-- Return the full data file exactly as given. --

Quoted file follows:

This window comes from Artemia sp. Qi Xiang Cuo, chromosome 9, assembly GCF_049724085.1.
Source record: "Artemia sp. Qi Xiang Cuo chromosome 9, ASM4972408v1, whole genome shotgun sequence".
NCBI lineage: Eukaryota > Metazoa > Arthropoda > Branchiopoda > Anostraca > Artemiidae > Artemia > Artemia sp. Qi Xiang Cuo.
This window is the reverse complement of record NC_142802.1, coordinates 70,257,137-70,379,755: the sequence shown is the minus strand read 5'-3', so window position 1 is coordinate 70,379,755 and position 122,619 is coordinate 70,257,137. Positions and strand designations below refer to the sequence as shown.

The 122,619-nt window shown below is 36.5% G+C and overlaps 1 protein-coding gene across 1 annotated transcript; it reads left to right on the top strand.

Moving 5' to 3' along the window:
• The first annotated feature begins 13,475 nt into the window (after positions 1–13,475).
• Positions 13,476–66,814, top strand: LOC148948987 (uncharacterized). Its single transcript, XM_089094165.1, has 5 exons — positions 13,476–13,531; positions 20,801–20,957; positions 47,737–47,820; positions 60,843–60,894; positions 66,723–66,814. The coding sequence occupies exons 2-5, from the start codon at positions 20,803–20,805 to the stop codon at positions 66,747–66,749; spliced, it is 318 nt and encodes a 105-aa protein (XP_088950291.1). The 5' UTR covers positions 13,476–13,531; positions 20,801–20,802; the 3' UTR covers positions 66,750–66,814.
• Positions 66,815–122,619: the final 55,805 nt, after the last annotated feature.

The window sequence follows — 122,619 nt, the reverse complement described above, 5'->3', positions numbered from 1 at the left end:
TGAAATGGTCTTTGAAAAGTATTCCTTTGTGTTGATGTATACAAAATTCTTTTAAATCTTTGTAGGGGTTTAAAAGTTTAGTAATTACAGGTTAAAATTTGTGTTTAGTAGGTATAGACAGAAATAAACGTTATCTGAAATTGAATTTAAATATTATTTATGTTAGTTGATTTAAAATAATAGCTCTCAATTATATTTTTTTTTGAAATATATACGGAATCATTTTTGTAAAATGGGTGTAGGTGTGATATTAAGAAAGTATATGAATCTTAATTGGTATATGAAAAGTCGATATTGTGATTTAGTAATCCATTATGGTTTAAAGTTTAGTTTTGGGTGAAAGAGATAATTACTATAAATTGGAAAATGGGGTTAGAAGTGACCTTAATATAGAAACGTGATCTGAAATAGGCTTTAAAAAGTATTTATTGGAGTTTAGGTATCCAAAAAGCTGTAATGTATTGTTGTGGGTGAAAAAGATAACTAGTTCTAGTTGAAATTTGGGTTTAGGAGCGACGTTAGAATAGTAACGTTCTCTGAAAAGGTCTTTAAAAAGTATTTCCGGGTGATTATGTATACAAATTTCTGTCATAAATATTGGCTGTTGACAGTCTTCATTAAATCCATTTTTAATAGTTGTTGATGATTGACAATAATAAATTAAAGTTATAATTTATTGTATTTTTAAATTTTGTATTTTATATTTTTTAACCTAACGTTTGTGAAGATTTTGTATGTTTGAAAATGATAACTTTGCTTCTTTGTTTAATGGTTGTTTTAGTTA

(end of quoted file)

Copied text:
This window comes from Artemia sp. Qi Xiang Cuo, chromosome 9, assembly GCF_049724085.1.
Source record: "Artemia sp. Qi Xiang Cuo chromosome 9, ASM4972408v1, whole genome shotgun sequence".
NCBI lineage: Eukaryota > Metazoa > Arthropoda > Branchiopoda > Anostraca > Artemiidae > Artemia > Artemia sp. Qi Xiang Cuo.
This window is the reverse complement of record NC_142802.1, coordinates 70,257,137-70,379,755: the sequence shown is the minus strand read 5'-3', so window position 1 is coordinate 70,379,755 and position 122,619 is coordinate 70,257,137. Positions and strand designations below refer to the sequence as shown.

The 122,619-nt window shown below is 36.5% G+C and overlaps 1 protein-coding gene across 1 annotated transcript; it reads left to right on the top strand.

Moving 5' to 3' along the window:
• The first annotated feature begins 13,475 nt into the window (after positions 1–13,475).
• Positions 13,476–66,814, top strand: LOC148948987 (uncharacterized). Its single transcript, XM_089094165.1, has 5 exons — positions 13,476–13,531; positions 20,801–20,957; positions 47,737–47,820; positions 60,843–60,894; positions 66,723–66,814. The coding sequence occupies exons 2-5, from the start codon at positions 20,803–20,805 to the stop codon at positions 66,747–66,749; spliced, it is 318 nt and encodes a 105-aa protein (XP_088950291.1). The 5' UTR covers positions 13,476–13,531; positions 20,801–20,802; the 3' UTR covers positions 66,750–66,814.
• Positions 66,815–122,619: the final 55,805 nt, after the last annotated feature.

The window sequence follows — 122,619 nt, the reverse complement described above, 5'->3', positions numbered from 1 at the left end:
TGAAATGGTCTTTGAAAAGTATTCCTTTGTGTTGATGTATACAAAATTCTTTTAAATCTTTGTAGGGGTTTAAAAGTTTAGTAATTACAGGTTAAAATTTGTGTTTAGTAGGTATAGACAGAAATAAACGTTATCTGAAATTGAATTTAAATATTATTTATGTTAGTTGATTTAAAATAATAGCTCTCAATTATATTTTTTTTTGAAATATATACGGAATCATTTTTGTAAAATGGGTGTAGGTGTGATATTAAGAAAGTATATGAATCTTAATTGGTATATGAAAAGTCGATATTGTGATTTAGTAATCCATTATGGTTTAAAGTTTAGTTTTGGGTGAAAGAGATAATTACTATAAATTGGAAAATGGGGTTAGAAGTGACCTTAATATAGAAACGTGATCTGAAATAGGCTTTAAAAAGTATTTATTGGAGTTTAGGTATCCAAAAAGCTGTAATGTATTGTTGTGGGTGAAAAAGATAACTAGTTCTAGTTGAAATTTGGGTTTAGGAGCGACGTTAGAATAGTAACGTTCTCTGAAAAGGTCTTTAAAAAGTATTTCCGGGTGATTATGTATACAAATTTCTGTCATAAATATTGGCTGTTGACAGTCTTCATTAAATCCATTTTTAATAGTTGTTGATGATTGACAATAATAAATTAAAGTTATAATTTATTGTATTTTTAAATTTTGTATTTTATATTTTTTAACCTAACGTTTGTGAAGATTTTGTATGTTTGAAAATGATAACTTTGCTTCTTTGTTTAATGGTTGTTTTAGTTA